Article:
Did you know that student pilots who join AOPA are three times more likely to complete their flight training? Membership includes unlimited access to aviation information by phone (800/USA-AOPA, weekdays from 8:30 a.m. to 8 p.m. Eastern time) or from Flight Training Online or AOPA Online. If you’re not already a member, join today and get the pilot’s edge.
Icy expedition, blood pressure control
Cessna goes on the attack with its secret Scorpion; aircraft searches get mainstream media attention; and two very long cross-countries: an Arctic expedition and a trip around the world. Also, the doctor is in on AOPA Live This Week®, Sept. 19.
Former Air Force pilot calls new FAA requirements misguided
Jeff Schneider, a former U.S. Air Force pilot with more than 1,700 hours in the F-16 who also holds an air transport pilot certificate and multiple instructor ratings, writes that there is no rationale to the contention that a lack of flight time among pilots at regional carriers was leading to an unacceptable decrease in airline safety. In a viewpoint in Aviation Week, he argues that an analysis of 40 NTSB accident reports from 1991 to 2012 showed no direct correlation between a single individual’s inexperience and overall safety of the aircraft. Instead, it was the combination of flight-crew experience that correlated with fatal accidents.
United, Continental pilots release integrated seniority list
A three-member arbitration panel has released its opinion on establishing the integrated seniority list for the pilots of United and Continental Airlines. The next and final step will be merging Air Line Pilots Association governance for the two pilot groups in a new United Master Executive Council (MEC), accompanied by an election of four new MEC officers, expected to be completed in October. The combined pilot group will have more than 12,000 pilots.
For more aviation career news, see the Flight Training website.
When a new aircraft arrives on the scene, plane spotters rejoice at the opportunity to add a new model to their repertoire and note distinctive spotting features. This year, bizjet manufacturer Dassault Falcon celebrates its fiftieth anniversary, and is quite literally counting down the days and hours to the introduction of a new model to be shown in October at a business aviation convention in Las Vegas. A helpful hint already floated is that new tri-jet Falcons 7X and 900LX will be on display, as will the twin-engine 2000S.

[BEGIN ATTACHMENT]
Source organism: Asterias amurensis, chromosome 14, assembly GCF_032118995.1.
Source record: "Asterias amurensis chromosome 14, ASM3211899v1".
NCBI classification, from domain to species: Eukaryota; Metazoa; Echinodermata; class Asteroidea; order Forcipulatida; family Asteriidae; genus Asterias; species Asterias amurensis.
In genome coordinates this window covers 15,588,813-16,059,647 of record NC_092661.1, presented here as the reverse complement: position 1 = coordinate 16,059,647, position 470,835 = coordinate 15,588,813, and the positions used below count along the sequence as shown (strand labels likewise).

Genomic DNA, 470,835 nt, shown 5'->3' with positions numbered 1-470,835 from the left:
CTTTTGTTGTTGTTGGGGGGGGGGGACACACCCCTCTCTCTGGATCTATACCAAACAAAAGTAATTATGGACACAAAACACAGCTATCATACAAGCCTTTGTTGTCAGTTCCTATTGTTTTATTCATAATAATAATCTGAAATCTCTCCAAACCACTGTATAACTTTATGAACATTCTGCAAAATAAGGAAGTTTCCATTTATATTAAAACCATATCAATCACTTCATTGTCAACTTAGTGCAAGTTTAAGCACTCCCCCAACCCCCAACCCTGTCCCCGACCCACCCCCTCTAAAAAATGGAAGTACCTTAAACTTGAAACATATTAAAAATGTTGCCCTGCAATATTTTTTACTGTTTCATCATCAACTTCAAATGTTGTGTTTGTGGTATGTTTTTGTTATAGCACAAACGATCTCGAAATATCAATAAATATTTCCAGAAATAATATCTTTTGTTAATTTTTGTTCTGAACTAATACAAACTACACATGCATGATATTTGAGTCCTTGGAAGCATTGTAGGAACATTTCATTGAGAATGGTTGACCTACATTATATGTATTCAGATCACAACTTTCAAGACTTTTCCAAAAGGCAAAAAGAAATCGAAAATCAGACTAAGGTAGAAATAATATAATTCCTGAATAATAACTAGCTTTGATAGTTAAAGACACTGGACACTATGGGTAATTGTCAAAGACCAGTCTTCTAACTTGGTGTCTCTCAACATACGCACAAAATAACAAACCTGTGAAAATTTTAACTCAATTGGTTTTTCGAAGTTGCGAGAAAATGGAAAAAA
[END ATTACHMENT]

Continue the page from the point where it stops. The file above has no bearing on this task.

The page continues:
Skymark Technologies creates flight log
Pilot logbook management and record keeping is improved with the Aloft Flight Log, a full-featured electronic logbook for pilots ranging from student to air transport pilot. Designed to streamline pilot logbook management, data entry into Aloft is quick and simplified while still providing advanced customization and efficiency. Aloft supports all FAA, Canadian, and U.K./European pilot record keeping requirements. The logbook is available in three editions: student, private, and commercial. The logbook is free for student pilots who request a serial number.
ASA releases new edition of flight review guide
ASA has released the seventh edition of the Guide to the Flight Review, written by Jackie Spanitz. The guide offers a study and preparation tool for students, pilots, and instructors. The new edition includes current FAA guidance on flight reviews including Advisory Circular (AC) 61-98B and AC 61-91J Wings Pilot Proficiency Program. Other additions include new information on special flight permits, airworthiness directives, electronic flight bags, airport markings and signs, runway incursion avoidance, risk management, and an updated checklist to reflect the current practical test standards. The book costs $12.95.
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Wiley Post and medical certification
The famous aviator Wiley Post, from Oklahoma, was the first pilot to fly solo around the world. On Aug. 15, 1953, Post and American humorist Will Rogers were killed when Post’s aircraft crashed on takeoff from a lagoon near Point Barrow in Alaska. Post had previously lost vision in one of his eyes. Warren Silberman explains how the FAA manages what is known as “monocular” vision. Log in to read more >>
Where in the world is Mike Collins?
AOPA Technical Editor Mike Collins and Mike Laver finish up their around-the-world trip flying Laver’s Mitsubishi MU-2. After leaving Japan, Collins and Laver went to Petropavlovsk-Kamchatsky, Russia, then Fairbanks, Alaska, and finally AOPA headquarters in Frederick, Md. Read more >>
Way back when
Things in the aviation training arena aren’t being done the way they used to be, especially at the airlines. In fact, in so many ways, this ain’t your daddy’s airline world anymore. Back in the day, training at an airline was done just like it was done in school. Read more >>
News flash: Stick-and-rudder skills are important
AVweb’s Glenn Pew interviewed Embry-Riddle professor and former Northwest captain Jack Panosian in a podcast entitled “Avionics—Good Pilots Not Required?” It’s an inflammatory title, no doubt to encourage people to dive for that “play” button. Obviously it worked, because blogger Ron Rapp listened to the whole thing. He shares his point of view in the AOPA Opinion Leaders blog. Read more >>
AOPA Career Opportunities
Ever dream of turning your passion for aviation into a career? We’re looking for a web applications developer III, financial analyst, staff assistant/PAC coordinator, and AOPA Live editor/graphic artist. To learn more about other AOPA career opportunities, visit AOPA Online.